What You Should Know:
Any writer can cherry pick a particular stock and say, "If you invested in this company in 2008, you would have doubled your money." Just as that writer can identify great company growth situations, from a historical look backward, the market works looking forward.
But, for every winner, there are just as many if not more losers. Take Netflix (NFLX) for example. Then how about Research in Motion (RIMM)? What about Green Mountain Coffee Roasters (GMCR)? Facebook (FB)?
These are some stocks that did not pay a dividend, but they were the hottest thing going for a while. Now, one can point out that dividend stocks like Bank of America (BAC), Citigroup (C), and a host of others have left dividend investors in a lurch as well.
But the dividend paying companies that make up the Dividend Champions, Contenders, and Challengers make up a diverse group of companies that can satisfy an investor. Many of those have had great capital growth since 2008 and all of them have been paying and increasing dividends as a "bonus" on top of their intrinsic value.
A Few Random Thoughts:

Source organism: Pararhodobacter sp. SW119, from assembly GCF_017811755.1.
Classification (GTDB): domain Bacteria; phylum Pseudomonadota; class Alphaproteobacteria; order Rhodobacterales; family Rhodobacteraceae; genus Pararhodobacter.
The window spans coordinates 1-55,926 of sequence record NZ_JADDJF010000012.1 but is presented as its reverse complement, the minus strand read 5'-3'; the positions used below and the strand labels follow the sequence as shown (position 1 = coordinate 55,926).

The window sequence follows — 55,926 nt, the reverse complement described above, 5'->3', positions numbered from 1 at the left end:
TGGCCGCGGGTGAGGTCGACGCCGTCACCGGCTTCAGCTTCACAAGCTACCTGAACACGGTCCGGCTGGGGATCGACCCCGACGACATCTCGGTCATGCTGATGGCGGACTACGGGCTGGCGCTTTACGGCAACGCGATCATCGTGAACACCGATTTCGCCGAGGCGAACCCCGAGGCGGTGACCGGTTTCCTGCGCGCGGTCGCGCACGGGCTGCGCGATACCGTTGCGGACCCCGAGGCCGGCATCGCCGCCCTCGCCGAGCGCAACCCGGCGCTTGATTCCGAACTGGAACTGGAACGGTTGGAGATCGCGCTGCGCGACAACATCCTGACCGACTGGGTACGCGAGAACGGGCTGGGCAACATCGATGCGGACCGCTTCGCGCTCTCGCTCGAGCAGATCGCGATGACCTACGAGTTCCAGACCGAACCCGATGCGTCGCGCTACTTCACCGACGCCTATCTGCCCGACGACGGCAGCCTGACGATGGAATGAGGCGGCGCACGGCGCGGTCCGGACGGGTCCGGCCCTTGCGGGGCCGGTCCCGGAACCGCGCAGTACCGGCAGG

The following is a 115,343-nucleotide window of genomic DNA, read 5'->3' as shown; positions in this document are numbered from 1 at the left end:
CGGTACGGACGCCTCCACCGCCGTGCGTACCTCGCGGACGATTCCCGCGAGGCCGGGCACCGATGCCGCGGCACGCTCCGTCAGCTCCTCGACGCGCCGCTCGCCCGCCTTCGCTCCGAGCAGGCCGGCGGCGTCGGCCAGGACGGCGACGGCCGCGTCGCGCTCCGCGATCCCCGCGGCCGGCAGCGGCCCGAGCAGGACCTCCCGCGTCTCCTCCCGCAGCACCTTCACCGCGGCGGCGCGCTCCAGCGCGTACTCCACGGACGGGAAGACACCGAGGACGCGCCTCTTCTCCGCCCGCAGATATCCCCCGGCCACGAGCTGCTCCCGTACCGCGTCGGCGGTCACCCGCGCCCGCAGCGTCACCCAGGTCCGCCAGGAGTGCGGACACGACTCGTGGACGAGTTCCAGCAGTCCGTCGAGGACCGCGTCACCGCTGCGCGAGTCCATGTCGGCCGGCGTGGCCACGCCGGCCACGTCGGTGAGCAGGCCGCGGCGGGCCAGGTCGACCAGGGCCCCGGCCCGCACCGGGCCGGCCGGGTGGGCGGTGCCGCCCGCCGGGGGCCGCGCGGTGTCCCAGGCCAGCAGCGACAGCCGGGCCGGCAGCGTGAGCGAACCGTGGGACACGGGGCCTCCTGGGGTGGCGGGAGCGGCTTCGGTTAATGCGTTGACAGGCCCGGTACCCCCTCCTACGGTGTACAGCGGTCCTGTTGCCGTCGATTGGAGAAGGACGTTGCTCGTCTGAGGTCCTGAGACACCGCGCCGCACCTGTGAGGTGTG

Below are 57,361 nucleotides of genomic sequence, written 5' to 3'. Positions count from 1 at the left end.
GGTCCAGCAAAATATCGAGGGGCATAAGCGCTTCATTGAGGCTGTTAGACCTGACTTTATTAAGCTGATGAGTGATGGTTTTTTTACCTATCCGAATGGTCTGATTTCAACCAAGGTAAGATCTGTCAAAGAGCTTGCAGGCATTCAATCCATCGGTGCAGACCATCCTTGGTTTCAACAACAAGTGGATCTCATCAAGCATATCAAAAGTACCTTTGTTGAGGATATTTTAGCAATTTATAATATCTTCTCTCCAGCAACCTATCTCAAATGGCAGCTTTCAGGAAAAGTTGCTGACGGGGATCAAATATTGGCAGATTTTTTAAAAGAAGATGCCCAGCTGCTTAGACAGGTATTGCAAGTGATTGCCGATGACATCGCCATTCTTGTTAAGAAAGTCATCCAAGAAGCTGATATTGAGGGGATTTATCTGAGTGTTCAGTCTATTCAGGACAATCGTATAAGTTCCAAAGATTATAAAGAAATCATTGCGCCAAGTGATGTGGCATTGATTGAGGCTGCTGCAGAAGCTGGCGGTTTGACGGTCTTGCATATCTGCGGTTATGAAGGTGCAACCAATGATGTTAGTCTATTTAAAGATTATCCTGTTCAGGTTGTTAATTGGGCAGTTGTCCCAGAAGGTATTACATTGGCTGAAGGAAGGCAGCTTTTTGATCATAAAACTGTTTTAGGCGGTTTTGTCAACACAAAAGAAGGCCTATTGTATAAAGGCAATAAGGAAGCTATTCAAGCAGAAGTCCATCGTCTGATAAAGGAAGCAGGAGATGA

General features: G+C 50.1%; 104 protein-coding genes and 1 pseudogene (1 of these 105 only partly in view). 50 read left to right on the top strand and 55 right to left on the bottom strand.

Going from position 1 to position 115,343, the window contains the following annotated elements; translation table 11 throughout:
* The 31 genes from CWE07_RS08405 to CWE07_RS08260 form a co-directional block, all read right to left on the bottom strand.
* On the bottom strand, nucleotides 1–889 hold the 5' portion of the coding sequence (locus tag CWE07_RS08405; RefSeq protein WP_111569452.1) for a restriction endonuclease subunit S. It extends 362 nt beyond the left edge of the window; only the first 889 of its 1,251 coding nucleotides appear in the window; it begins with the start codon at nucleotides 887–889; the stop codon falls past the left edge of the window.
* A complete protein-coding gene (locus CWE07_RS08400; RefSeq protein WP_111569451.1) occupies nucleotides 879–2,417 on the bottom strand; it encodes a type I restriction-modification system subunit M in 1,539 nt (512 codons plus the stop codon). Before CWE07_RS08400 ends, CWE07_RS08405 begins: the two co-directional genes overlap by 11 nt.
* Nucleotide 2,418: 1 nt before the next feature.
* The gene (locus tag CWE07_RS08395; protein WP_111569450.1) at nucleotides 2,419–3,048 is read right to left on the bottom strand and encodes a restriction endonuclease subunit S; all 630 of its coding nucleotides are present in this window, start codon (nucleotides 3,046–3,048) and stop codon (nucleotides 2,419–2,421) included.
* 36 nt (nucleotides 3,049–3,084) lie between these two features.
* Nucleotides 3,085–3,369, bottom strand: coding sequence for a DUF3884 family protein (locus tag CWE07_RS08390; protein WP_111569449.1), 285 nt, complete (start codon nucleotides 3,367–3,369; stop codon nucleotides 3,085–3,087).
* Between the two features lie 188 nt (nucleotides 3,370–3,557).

I would hope that any investor would have developed a set of metrics that they use in order to determine where and how they plan to invest their money. Specific stock picks should be part of an overall strategy that is unique to each individual investor.
While there is no single best investment strategy, market conditions and economic conditions often dictate where the most profitable investments will be found. Not too long ago, when you could purchase a 3 year CD with a 4.5% interest yield, that was a great investment. That is not the case today. Things have changed and so should your investment strategy.
When you discover value in the stock of a company, regardless of it being a dividend payer or not, the question you need to be asking is: "Is this an opportunity that meets my goals and objectives?"
DG investors and growth investors should not allow themselves to be locked into one strategy without having options to "mix and match" their holdings as conditions warrant. To do so is less than prudent and not at all something that I would find advisable.
There is an inclination for investors to focus in on one set strategy for accomplishing their goals. Mine was to be a millionaire by the time I turned 55. That was a worthy goal. Now, my goal is to provide an income stream that will support me in retirement without ever having to sell any of my positions to support me. That means that I have a target income number, a plan to monitor my investments to insure that my dividends are increasing faster than inflation, and at the same time, I also do not want to shy away from an obviously good investment that may be a pure capital gains play.
Regardless of which camp you fall in, being committed to only owning dividend stocks or only growth stocks is not taking advantage of the economic cycle or the market conditions as they are playing out in front of you.